Celebrating Monogram

This is an exclusive first look at Louis Vuitton’s ‘Celebrating Monogram’ collaboration with six art and design legends. In honor of the house’s 160th anniversary, creative visionaries Karl Lagerfeld, Rei Kawakubo, Cindy Sherman, Frank Gehry, Marc Newson, and, of course, Louboutin reinterpreted the famed Vuitton Monogram with a series of accessories.

“They are extraordinary artists; I could even say they are the greatest designers in the world.” said Delphine Arnault.


Punching bags in different sizes EUR 2.300-140.000, Gloves incl. Mat and Valise EUR 4.000

From Louboutin’s ‘Classic Caddy,’ accented with the same scarlet that adorns the soles of each pair of his shoes, to Rei Kawakubo’s ‘Bag With Holes,’ a burned out tote that reveals the bag’s inner lining, each creation is playfully distinguished by the unique signature of its creator. Prices range from EUR 1.900 to a staggering EUR 140.000.

“When I designed the bag, I really wanted to give back to Paris, to Vuitton,” says Christian Louboutin.


Shopping Trolley EUR 17.000, Shopping Bag EUR 3.500

In 1854, at number 4 Rue des Capucines near the Place Vendôme in Paris, Louis Vuitton launched his luggage business, advancing the travel trunks of the time — which were, then, made with rounded tops to allow water runoff — by creating stackable trunks in treated waterproof canvas. In his memory, his son Georges Vuitton created and patented the now-iconic ‘LV’ monogram, featuring his father’s initials, decorated with quatrefoils and four-petal flowers. Since then, Louis Vuitton the company has gone through several transformations under the ownership of luxury conglomerate LVMH. But the LV monogram has endured over the years as the symbol of what is now one of the world’s most widely recognised brands.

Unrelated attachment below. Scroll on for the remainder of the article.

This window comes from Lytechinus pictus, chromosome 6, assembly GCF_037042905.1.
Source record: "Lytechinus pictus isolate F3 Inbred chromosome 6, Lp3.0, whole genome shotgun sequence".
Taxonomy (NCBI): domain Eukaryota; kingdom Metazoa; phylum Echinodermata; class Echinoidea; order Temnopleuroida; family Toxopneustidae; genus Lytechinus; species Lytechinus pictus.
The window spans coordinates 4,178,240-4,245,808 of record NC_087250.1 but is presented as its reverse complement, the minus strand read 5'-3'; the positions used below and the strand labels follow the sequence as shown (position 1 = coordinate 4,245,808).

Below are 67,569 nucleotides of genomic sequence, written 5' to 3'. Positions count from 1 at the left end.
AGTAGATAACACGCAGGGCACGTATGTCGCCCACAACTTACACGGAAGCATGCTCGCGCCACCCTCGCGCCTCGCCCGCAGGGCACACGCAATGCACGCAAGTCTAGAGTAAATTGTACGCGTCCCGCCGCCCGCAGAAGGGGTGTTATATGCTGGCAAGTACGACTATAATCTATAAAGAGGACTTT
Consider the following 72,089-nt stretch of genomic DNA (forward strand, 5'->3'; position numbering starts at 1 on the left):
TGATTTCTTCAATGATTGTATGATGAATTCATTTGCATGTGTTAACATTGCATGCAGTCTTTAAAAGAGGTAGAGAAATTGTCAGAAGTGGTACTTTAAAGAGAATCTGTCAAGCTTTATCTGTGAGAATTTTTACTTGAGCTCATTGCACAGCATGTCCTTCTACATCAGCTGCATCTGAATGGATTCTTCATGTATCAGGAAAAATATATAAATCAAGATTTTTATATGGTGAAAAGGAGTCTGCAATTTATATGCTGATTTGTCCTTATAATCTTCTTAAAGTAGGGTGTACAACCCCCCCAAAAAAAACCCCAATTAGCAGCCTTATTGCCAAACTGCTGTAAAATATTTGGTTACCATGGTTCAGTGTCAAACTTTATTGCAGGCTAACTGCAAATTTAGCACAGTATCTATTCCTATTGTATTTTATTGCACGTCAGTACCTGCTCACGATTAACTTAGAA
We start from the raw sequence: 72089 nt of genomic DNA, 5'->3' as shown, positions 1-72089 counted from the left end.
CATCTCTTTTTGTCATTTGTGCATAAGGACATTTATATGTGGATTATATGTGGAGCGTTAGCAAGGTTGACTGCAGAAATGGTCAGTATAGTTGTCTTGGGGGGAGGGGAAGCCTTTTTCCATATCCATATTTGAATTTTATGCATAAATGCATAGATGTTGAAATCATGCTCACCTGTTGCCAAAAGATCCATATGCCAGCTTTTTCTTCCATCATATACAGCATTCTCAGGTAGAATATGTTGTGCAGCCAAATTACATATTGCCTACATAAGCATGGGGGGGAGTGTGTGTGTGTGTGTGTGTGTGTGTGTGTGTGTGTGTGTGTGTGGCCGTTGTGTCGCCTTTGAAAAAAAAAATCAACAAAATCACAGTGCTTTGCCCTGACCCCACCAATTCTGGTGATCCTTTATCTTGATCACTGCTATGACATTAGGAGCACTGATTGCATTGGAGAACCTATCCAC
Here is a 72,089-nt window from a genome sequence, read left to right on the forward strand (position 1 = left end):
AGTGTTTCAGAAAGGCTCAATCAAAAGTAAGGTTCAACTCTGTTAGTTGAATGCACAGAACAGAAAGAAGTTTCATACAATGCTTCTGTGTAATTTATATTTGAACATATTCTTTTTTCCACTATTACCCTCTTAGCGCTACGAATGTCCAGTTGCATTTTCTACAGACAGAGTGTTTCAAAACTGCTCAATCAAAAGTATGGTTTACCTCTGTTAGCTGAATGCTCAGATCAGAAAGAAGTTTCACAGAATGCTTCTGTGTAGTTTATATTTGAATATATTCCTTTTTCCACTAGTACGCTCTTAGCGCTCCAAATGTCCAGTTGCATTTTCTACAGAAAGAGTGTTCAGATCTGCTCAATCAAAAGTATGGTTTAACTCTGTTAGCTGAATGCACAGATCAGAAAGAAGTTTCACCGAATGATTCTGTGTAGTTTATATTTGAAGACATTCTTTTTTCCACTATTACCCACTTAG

“I was thinking, sort of selfishly, of what I could use. Initially, my idea was just a makeup case, just a small old-fashioned kind. The team at Vuitton was so taken with the idea that they said, ‘Well, what if we did a trunk? In your ideal fantasy world, what would you like?’ At home in New York, I have shelves for fake eyeballs, fake nails, eyelashes, and things like that. So it became a little traveling studio in a way”—a foldout trunk complete with labeled drawers, a makeup mirror, and a stool, and covered in retro travel stamps from imaginary destinations. Cindy Sherman


Messenger EUR 2.900, Malle Transform (incl. Messenger bag) EUR 140.000